At the top, she obediently followed him to the top of the Starlight Bowl, which was no easy run either. Steep and unforgiving, the bowl was bordered by two sizable cliffs and the drop in was almost vertical. Snow fell more heavily now and the visibility had dropped. The rest of the hill was deserted, and Cade had a sudden desire to just get down. He was tired too. He gestured for Alissa to go first. There was no need for him to lead as the run was wide open and she’d done it before. And he felt a strange surge of protectiveness. He’d be more comfortable tailgunning, and watching the glorious view of Alissa moving down the slope.
Alissa did a clean drop off the lip and began carving through the snow. He watched her ski in stunned disbelief. She was so good. He found himself almost aching for her. Aching to hold her and have her as his mate. He wondered how she would feel about him being a shifter. It wasn’t a secret he shared with many women, or men for that matter. At White Peaks, only his buddies Dylan and Flynn, who were also shifters, knew. Cat shifters tended to be loners, moving away from their families as soon as they were old enough, and he was no different. He stayed in touch with his family, and he knew his mother hoped that he’d find a mate soon, but it took a special human to want to be with a shifter. He pushed off and started following Alissa down the slope.
Snowflakes pelted his goggles, the fluffy white flecks of snow becoming projectiles at this speed. He was having a hard time seeing. Alissa must be skiing half blind as well unable to see the subtle shifts in pitch on the now desolate mountainside. She’d hit the second steep part of the bowl, and Cade heard her cry out. He lifted his eyes from his own line in time to see her tumbling head over heels down the run, and then falling sideways and picking up speed as she rolled down the steep incline. There was a jagged set of rocks at the bottom and then a thirty-foot drop onto more rocks below. If she had enough momentum to go over the rocks, or even into them, she might be killed, or badly hurt, the two little pieces of bamboo that marked the cliff useless in preventing her tumble. There was no way she could stop herself before she hit them, and he was way too far behind her to catch up. Unless… unless he shifted. And then would he ever have a chance with her?
He watched her white form skid relentlessly down the slope for a fraction of a second before throwing off his clothes and gear, taking his panther form and barreling down the hill after her.
He summersaulted a few times himself in his haste on the nearly ninety-degree slope, but always came to his feet and resumed his downward plunge, gaining on her slowly, the dark rocks starting to loom too close on the horizon. At the last second, he managed to get in front of her and flung his sleek muscled body in front of her falling one, staying her fall just before the rocks.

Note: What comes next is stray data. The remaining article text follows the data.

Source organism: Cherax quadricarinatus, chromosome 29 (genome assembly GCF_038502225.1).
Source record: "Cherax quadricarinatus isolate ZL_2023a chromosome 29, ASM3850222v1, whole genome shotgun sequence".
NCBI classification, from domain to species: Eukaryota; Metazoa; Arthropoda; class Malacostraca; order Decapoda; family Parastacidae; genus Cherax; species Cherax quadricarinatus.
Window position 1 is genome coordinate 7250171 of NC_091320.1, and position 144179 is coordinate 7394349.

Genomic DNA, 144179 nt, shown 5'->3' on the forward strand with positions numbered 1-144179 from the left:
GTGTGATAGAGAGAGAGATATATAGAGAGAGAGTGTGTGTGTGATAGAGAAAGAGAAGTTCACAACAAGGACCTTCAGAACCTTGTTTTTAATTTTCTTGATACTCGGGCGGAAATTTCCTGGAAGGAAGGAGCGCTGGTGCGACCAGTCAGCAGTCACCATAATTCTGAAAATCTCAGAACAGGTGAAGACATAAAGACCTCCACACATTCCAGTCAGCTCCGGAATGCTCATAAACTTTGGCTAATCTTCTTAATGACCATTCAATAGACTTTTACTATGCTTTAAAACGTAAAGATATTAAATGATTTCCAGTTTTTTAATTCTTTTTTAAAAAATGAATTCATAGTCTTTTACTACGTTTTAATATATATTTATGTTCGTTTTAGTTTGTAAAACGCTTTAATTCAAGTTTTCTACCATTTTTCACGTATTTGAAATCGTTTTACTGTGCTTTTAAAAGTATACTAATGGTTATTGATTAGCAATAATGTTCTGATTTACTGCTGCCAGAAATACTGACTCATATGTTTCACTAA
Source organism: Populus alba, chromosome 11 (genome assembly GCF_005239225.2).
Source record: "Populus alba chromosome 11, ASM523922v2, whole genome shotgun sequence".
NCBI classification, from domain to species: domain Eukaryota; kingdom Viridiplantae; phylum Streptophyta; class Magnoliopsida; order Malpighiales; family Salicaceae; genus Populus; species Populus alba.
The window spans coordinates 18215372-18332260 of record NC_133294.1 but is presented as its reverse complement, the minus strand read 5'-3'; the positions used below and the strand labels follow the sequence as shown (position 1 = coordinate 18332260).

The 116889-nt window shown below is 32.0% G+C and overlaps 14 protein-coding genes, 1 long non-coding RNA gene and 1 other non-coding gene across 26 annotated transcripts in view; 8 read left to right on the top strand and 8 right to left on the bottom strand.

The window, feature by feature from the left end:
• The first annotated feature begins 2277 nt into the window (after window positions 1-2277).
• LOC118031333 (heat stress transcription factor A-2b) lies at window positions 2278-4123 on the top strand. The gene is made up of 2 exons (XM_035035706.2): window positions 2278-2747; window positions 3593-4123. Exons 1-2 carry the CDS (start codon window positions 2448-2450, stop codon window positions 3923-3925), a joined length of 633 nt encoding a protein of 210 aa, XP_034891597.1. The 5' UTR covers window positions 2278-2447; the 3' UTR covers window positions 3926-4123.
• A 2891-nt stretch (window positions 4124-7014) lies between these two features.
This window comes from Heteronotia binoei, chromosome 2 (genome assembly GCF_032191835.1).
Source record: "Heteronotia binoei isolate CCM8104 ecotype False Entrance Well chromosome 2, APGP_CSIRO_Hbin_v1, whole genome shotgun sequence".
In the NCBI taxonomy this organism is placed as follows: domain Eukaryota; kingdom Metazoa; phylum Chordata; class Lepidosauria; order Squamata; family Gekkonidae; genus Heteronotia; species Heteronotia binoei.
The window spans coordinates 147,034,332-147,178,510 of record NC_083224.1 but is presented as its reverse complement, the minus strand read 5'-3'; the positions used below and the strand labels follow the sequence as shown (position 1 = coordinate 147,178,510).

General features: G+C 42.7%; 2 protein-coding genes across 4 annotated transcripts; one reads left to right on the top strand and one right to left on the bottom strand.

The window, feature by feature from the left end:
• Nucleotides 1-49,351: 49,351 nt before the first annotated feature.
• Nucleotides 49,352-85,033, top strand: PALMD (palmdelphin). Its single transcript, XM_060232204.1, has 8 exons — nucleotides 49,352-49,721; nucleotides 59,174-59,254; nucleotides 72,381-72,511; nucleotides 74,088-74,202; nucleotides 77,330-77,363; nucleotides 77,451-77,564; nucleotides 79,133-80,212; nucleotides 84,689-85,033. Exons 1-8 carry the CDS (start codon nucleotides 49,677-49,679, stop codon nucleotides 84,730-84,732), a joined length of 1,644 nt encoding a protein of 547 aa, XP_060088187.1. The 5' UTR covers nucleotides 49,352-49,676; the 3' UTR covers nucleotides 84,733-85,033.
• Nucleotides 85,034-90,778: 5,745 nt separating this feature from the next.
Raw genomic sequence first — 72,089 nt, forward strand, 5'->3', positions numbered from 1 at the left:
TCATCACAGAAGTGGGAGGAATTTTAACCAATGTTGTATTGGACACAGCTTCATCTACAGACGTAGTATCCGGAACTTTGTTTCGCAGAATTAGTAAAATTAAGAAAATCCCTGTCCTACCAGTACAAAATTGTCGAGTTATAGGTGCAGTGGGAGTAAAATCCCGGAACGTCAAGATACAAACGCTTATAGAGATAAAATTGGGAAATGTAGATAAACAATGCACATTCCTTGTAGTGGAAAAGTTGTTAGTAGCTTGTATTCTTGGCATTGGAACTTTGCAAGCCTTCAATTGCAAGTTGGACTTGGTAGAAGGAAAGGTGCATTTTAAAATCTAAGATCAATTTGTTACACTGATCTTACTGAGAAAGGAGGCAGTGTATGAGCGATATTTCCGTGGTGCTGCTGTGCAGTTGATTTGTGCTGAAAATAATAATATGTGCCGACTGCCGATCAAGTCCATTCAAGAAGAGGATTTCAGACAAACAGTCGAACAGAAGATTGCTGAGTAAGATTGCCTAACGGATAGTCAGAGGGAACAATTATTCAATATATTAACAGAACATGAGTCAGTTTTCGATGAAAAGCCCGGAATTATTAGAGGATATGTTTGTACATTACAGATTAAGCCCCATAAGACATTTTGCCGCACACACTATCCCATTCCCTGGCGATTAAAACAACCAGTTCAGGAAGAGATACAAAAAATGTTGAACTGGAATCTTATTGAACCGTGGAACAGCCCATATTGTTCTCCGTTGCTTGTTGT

He could feel her breathing hard against him, taking deep gulps of terror and exertion from the effort of trying to stop her own descent. He wanted so much to take her in his arms and tell her everything was okay, that he loved her. But he needed to catch his own breath before he could shift back. She was covered in loose snow, her long, dark hair matted with balls of white. She wiped the snow from her goggles and flipped them up just as he shifted. She saw his panther form. She saw the shift, and her eyes widened in shock and she couldn’t disguise her audible gasp. Instead of putting his arms around her like he wanted, Cade pulled back. He wasn’t sure what she was thinking. How she’d take the reality of his animal form? And he was naked and freezing. He saw her eyes scouring his body, lingering on his groin and abs.
“Are you okay?” he said. “Don’t move before you know whether anything’s broken.” Their bodies were still so close together, their legs entwined and he could feel her heat and smell her scent and he almost wanted to devour her. But he held back, almost trembling with the effort.
She closed her eyes, moving each limb fractionally and then fluttered them open again. “I’m okay,” she said. “Bruised, but okay.” She glanced over Cade’s body at the jagged rocks that lay only five feet away. “Thank you for saving me,” she said simply. She hadn’t screamed. She hadn’t pulled away in horror or disgust, but still that didn’t mean she wanted to be with a shifter.
Cade extracted himself carefully from her and rose to his feet, sensing her eyes following him. He surveyed the now completely whited-in slope where their skis and his clothes lay in unknown locations. Darkness was starting to fall in the late January sky and the now heavy snowfall was only making matters worse. They needed to get off the hill.
“I better go get our skis,” he said. And then before she could say anything else, he turned back into his panther form and tore off up the slope.